The long route to heaven

A Bengali tale

 In a town not far from Kolkata, there once lived a holy man. As by convention, he wore only saffron-coloured clothes, a long beard and a rudhraksha mala. Needless to say, he had many followers who believed that he could show them the path to God. It was perhaps his garb that brought in many followers; his wisdom and knowledge certainly could not have.

It was the holy man’s practice to travel the countryside in search of new members to his ashram. More members meant more importance to the guru and of course, more money. On one such travels, the saffron-robed guru met a simpleton named Bhijoy.

The people of Chotapuri may not have thought highly of Bhijoy but they certainly loved him. There was an air of simplicity, honesty and trust about that young man that attracted people to him. Bhijoy worked in a rice field all day long, and in the evenings, contemplated on spiritual matters. He often wondered how he could reach God or even get a glimpse of him. Hence, when a guru, a holy and learned man it seemed, came to his village, Bhijoy was excited. Here was a chance to get answers to all the questions that were troubling him.

The people of the village made the holy man comfortable in a nice clean hut. After the man had dined and rested, Bhijoy gathered enough courage to ask a question that had always intrigued him.

Guruji, pranam! May I ask you a question for which I am convinced you have an answer?” said the simple man, bowing to the holy man. The guru was pleased. “You are right, young man. I do have all the answers. Go ahead and ask your question,” he replied patronisingly.

Guruji, please teach me a prayer or mantra which I could chant to reach God.”

The holy man was flustered by the man’s simple yet profound request. For one, he knew no prayers; and second, his people and the villagers looked expectantly at him for a worthy reply. He wiped the beads of perspiration off his forehead and said flippantly, “Young man if you wish to reach God, follow this simple method. Stand on one leg with both hands raised above your head. God will come down to take you up to the heavens!”

With that advice, the holy man and his followers left the village. Bhijoy was thrilled over the guru’s words. He resolved to give it a try from the very next day.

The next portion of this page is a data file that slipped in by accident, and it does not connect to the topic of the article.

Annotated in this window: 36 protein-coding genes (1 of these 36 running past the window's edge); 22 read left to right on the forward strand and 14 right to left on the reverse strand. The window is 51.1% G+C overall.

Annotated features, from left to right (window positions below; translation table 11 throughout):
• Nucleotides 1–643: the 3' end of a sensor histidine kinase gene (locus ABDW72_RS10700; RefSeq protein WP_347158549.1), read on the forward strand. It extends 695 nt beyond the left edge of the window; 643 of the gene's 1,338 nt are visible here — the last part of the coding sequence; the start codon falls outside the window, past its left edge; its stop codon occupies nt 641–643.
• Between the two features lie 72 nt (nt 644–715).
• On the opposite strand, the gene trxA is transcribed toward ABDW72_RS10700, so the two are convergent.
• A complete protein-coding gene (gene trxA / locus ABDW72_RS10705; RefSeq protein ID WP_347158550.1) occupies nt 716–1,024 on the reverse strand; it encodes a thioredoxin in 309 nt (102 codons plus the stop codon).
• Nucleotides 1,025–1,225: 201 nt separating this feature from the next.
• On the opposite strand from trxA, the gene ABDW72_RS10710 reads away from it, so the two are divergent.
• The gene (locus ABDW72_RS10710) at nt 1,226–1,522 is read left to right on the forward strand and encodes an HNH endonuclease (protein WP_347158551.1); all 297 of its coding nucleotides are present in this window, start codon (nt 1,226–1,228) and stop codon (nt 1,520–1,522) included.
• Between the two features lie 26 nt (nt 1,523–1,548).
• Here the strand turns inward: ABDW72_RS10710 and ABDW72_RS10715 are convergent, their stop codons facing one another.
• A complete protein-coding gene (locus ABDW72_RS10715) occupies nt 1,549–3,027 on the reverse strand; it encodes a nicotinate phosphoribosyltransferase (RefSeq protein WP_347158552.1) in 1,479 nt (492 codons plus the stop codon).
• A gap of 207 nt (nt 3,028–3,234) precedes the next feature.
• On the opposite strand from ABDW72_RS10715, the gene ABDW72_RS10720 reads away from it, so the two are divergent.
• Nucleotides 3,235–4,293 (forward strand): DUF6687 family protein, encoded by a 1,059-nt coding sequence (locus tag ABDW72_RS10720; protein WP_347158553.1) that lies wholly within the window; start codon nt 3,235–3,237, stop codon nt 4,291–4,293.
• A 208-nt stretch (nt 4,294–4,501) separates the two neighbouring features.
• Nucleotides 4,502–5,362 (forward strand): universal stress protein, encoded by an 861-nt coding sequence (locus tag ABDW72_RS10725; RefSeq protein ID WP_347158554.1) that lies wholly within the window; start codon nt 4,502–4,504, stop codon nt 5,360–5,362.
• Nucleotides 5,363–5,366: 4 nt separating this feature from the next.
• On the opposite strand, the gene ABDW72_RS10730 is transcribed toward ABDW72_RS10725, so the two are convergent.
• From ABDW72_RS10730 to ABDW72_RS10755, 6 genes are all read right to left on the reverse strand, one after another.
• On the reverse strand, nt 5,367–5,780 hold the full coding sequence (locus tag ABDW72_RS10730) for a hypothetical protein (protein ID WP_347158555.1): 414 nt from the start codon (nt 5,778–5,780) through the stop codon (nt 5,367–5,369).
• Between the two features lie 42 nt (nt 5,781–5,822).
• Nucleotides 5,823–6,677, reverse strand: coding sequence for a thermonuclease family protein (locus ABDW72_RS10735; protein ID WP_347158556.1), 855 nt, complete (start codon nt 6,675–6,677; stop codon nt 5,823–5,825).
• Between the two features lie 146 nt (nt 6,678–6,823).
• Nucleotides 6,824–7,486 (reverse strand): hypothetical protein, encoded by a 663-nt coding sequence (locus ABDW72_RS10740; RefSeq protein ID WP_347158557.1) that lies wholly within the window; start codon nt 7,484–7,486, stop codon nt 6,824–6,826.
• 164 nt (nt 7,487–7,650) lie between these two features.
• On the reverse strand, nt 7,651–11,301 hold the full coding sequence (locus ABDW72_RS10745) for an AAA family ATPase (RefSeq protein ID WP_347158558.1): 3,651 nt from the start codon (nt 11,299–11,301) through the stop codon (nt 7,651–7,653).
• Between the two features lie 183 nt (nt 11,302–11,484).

Many years went by, perhaps, even a decade before the guru and his men came again to the village. The “holy visitors” were nonplussed to see a middle-aged man standing on one leg with both arms raised above his head. They stopped in front of him.

“Why are you standing like this?” asked the guruji who had of course forgotten that it was his advice given to the man many years ago. “A holy man once told me that this was the way to reach God. I took his advice and hence, I have been standing like this for I don’t know how many years now!”

The holy man recalled that incident and he had the grace to turn red with embarrassment. Just then there was a flash of light in the sky and the man who had stood on one leg for God to take him up to the heavens rose up magically. “He is going up to God! This is a miracle,” cried one of the guruji’s men. “God loves the Faithful,” called out another.

They could not believe their eyes. However, even in such a glorious moment, the guruji remained selfish and cunning. He leaped up and caught the faithful man’s feet. This was, he knew without a doubt, the only way he could reach God. The guru’s men too were clever. They also jumped up and caught the guru’s feet, hoping that they too could go up to heaven the easy way. Unfortunately, they only managed to bring the guru and themselves crashing down to earth while Bhijoy who had done the penance reached God.

Published as part of a series titled ‘Folktales of the World (Retold) ’ in Deccan Herald, Student Edition, dt. November 23, 2012

Leave a Reply

Fill in your details below or click an icon to log in: Logo

You are commenting using your account. Log Out /  Change )

Google+ photo

You are commenting using your Google+ account. Log Out /  Change )

Twitter picture

You are commenting using your Twitter account. Log Out /  Change )

Facebook photo

You are commenting using your Facebook account. Log Out /  Change )


Connecting to %s